UPDATED: EU launches legal case against UK over Internal Market Bill

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The European Union on Thursday launched a legal case against Britain over its new Internal Market Bill that undercuts London’s earlier legal commitments under its Brexit divorce treaty, the head of the bloc’s executive said.

“The deadline lapsed yesterday. The problematic provisions have not been removed,” Commission chief Ursula von der Leyen said in a short address on Thursday.

The Commission has “decided to send a letter of formal notice to the UK government — this is the first step in an infringement procedure,” she added.

Such so-called infringements could lead to hefty fines being imposed by the EU’s top court but that takes years, leaving plenty of time for the UK to change tack.

London now has one month now to reply to a formal letter of complaint from the Commission, which will then assess whether the answer is satisfactory and can then request that the UK falls back in line. If that fails, it can sue at the Luxembourg-based European Cort of Justice.

See also: UK Stands By Internal Market Bill After EU Opens Legal Case – Spokesman

The move comes as British and EU negotiators struggle to close the gap on state aid in paralell trade negotiations that have been overshadowed by the new controversy over the Internal Market Bill.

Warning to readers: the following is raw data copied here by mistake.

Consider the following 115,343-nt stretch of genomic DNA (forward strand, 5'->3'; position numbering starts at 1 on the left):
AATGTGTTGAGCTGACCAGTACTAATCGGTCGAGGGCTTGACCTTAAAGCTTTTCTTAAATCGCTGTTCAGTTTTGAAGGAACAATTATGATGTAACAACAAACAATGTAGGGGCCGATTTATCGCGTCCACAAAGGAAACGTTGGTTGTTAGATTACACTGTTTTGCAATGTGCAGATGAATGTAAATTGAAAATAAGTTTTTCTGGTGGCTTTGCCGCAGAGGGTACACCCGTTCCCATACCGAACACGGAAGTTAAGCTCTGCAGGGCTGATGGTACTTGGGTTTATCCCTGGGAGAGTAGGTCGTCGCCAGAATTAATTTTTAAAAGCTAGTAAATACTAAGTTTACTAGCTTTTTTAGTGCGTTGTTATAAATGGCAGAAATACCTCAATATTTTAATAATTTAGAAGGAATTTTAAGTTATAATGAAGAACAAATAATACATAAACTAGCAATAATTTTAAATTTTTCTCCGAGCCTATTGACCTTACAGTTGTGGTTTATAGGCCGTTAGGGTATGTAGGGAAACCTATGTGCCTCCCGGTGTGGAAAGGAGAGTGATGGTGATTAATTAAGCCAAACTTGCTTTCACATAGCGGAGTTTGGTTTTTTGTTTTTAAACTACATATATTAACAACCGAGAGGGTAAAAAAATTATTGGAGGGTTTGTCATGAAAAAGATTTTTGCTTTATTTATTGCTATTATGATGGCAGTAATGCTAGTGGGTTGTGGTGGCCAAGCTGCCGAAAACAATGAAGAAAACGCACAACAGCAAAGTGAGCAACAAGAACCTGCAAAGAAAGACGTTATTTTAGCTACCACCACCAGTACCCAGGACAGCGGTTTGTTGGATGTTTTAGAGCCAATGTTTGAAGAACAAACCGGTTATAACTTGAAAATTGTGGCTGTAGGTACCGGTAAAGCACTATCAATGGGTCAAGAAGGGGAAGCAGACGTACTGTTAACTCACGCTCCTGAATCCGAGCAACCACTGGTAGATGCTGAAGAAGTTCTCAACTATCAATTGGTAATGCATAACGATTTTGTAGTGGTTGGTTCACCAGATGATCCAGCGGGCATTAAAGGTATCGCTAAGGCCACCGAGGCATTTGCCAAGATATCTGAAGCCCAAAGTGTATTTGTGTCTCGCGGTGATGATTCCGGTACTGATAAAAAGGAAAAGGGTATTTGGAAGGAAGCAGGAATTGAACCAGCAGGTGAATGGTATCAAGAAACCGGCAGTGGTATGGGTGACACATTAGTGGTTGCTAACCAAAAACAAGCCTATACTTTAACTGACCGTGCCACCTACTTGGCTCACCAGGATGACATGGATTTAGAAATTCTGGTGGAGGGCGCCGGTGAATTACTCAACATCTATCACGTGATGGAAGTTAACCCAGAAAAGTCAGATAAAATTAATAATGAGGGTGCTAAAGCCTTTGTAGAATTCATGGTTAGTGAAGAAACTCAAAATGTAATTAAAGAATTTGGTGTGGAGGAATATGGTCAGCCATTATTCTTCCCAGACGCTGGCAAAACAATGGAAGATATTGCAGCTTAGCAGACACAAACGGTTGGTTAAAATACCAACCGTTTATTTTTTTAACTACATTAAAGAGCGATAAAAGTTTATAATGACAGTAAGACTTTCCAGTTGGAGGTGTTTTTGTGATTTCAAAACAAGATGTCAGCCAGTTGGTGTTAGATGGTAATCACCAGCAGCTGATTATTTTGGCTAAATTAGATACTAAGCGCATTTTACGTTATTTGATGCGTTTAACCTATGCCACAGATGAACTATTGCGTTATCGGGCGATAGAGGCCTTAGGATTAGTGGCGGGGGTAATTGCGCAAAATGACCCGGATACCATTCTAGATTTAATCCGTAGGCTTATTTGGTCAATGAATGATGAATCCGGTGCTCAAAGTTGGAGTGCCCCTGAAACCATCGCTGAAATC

European Commission President Ursula von der Leyen adjusts her protective mask before delivering a statement ahead of the second face-to-face EU summit since the coronavirus disease (COVID-19) outbreak, in Brussels, Belgium, 01 October 2020. EPA-EFE/JOHANNA GERON / POOL

The EU’s Michel Barnier and the UK’s David Frost are currently holding the ninth round of Brexit negotiations in the hopes of hammering out a deal before the end of the transition period.

But tensions were ratcheted up significantly earlier this month when British Prime Minister Boris Johnson unveiled the Internal Market Bill that would allow his government to override part of the Withdrawal Agreement — a treaty he ratified in January that sets the terms for the country’s exit from the bloc.

Brussels has rejected Johnson’s argument that his controversial bill would protect the Good Friday Agreement that guarantees peace in Northern Ireland and warned that it will “not be shy” in taking London to court if it proceeds with the bill.

At the same time, Michael Gove, who leads Britain’s team in those talks, said Britain and the European Union have made progress in the joint committee charged with implementing their divorce agreement, adding that the two sides would meet in the coming weeks.

“We made progress in a number of areas and specialised committees will meet in the coming weeks, in order to conclude further work,” Gove told parliament.

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